indian-motorcycle-storySo, will Polaris take in a couple of years with its Indian Motorcycle brand a very significant share of the Harley-Davidson domestic market? Now is your turn to tell me and all readers: which brand do you identify yourself the most with (look again at the 2 ads I feature); your overall thoughts about Indian’s product/marketing/advertising strategy; what do you feel Indian’s chances are to succeed; and if you are a Harley or V-Twin motorcycle rider, if you would be willing to switch right away for the new Indian motorcycle to be unveiled in a few months, or purchase one as a second bike.

87 Responses to “Indian Motorcycle Marketing Strategy”

  1. 1 Shifter Apr 22nd, 2013 at 8:09 am

    Wishing the best to Indian. I would switch if better bike at price not higher that a HD Fat Boy.

  2. 2 Hungouver Apr 22nd, 2013 at 8:15 am

    I love the fact that Indian is 111c.i., HD is 110 c.i. as factory option.

    I wish that mc mfrs had to disclose the percent of US content like car mfrs do. The HD chest bangers would probably blow a gasket if they knew the exact % of import parts on their “American” motorcycles. Polaris, too, no doubt is very high in import parts.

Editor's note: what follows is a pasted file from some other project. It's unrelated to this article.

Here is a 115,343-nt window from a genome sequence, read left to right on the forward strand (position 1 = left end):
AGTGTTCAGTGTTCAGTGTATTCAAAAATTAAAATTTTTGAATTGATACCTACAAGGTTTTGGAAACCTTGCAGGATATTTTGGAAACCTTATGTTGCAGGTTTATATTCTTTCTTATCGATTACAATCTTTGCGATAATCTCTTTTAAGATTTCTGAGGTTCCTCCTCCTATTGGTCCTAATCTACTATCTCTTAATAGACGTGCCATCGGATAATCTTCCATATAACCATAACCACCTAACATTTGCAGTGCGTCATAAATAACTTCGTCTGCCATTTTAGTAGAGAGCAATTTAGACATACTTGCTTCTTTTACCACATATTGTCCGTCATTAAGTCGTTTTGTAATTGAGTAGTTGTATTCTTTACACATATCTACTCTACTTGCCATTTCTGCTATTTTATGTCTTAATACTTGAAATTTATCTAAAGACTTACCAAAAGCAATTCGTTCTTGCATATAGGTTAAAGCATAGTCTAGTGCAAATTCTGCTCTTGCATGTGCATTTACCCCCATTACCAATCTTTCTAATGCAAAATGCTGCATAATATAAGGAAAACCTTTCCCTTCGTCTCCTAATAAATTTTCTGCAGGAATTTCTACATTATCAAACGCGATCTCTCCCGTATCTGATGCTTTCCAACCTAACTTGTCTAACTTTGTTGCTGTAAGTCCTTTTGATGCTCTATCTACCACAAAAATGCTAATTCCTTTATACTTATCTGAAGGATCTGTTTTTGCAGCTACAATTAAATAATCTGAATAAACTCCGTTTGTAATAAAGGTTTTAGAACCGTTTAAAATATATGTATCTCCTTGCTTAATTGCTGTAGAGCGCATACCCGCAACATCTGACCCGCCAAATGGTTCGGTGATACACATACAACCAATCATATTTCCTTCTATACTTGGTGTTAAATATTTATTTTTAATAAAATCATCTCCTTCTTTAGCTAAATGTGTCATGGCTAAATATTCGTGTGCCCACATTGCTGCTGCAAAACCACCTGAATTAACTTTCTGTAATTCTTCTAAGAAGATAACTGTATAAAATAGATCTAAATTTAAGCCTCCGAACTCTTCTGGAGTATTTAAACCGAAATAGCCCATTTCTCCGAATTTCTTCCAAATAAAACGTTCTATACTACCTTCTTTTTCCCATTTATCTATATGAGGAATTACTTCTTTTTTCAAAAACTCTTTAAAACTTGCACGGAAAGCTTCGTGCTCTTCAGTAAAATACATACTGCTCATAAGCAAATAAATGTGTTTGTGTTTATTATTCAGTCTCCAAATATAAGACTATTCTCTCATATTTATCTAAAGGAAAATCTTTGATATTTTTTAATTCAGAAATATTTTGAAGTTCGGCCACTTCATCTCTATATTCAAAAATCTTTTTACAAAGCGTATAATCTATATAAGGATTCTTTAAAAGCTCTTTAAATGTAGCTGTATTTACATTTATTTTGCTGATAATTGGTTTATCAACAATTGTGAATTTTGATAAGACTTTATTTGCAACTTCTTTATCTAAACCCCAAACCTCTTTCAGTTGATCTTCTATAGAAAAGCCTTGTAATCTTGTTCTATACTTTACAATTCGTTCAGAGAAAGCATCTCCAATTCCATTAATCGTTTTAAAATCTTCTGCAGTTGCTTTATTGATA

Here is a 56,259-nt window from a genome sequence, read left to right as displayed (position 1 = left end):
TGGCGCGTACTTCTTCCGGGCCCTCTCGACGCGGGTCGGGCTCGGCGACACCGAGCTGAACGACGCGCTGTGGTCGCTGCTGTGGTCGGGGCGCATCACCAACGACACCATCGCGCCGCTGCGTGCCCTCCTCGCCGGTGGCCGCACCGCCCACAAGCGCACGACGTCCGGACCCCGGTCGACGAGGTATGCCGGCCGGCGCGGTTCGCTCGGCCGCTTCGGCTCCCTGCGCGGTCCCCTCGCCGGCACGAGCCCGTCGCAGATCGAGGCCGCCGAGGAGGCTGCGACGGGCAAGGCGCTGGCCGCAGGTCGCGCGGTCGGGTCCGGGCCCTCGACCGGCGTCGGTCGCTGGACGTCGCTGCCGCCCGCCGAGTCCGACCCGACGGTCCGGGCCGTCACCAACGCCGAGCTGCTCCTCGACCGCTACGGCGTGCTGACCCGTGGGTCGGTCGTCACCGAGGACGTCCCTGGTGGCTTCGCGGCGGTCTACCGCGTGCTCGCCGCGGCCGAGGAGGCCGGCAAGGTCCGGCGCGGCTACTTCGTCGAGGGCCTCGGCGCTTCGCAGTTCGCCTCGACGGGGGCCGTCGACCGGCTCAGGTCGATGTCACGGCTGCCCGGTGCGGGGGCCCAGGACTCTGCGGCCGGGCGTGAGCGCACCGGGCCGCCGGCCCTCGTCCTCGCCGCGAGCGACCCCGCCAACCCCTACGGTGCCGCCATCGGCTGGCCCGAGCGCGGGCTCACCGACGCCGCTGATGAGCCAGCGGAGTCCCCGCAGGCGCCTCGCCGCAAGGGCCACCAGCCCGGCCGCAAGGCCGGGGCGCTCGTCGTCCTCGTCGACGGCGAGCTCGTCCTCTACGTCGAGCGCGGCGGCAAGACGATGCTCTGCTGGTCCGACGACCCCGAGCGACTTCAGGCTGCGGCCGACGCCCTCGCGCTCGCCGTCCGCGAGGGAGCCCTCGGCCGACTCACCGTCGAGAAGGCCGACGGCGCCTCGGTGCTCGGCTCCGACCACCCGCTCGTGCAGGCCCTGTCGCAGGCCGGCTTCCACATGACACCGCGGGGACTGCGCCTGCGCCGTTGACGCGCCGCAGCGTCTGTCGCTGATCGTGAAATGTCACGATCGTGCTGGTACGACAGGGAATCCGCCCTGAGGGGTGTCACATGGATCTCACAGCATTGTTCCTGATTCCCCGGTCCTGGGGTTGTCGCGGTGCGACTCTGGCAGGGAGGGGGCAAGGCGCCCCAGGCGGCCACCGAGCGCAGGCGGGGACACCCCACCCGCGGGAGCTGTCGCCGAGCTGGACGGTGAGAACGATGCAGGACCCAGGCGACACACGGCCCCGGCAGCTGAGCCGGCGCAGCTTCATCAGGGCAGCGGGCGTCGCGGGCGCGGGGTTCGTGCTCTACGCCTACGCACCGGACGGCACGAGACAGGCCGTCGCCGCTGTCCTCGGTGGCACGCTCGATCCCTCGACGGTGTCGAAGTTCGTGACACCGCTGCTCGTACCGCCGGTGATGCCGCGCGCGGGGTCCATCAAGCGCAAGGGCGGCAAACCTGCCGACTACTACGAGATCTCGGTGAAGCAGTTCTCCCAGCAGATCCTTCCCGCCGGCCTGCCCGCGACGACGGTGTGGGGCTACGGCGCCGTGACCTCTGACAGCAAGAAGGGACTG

I’ts getting interesting!

  3. 3 Patrick Davis Apr 22nd, 2013 at 8:22 am

    Indian/Harley competition for the US biker. Exciting. well explained, Cyril.

  4. 4 Apr 22nd, 2013 at 8:23 am

    Luckily because of all the Doctors and Lawyers relizing their not bikers, the market is swamped with lightly used Harleys for 10 grand, which makes Harley affordable to a younger rider. Wonder if Indian took that into perspective?

    Lastly, tell me S&S didnt have input into the Thunder Stroke design…

  5. 5 Francesca Apr 22nd, 2013 at 8:27 am

    Harley is going to be obliged to change its strategy. An American competitor? Ha, ha. It can only push HD to conceive better bikes and to be less arrogant.

  6. 6 BobS Apr 22nd, 2013 at 8:27 am

    I think it will take more than a few years to gain a significant market share. It took them about 10 years to do it with Victory, I would say lessons learned from that and the inherent good will of the Inidian name MIGHT cut that in half. People are a lot like penguins in some ways. They all huddle up next to the cliff unsure if jumping into the water is a good idea or not. First a few brave souls take the plunge, then a little larger number jumps, and then the masses realize it’s a good thing and they all start jumping in with reckless abandon.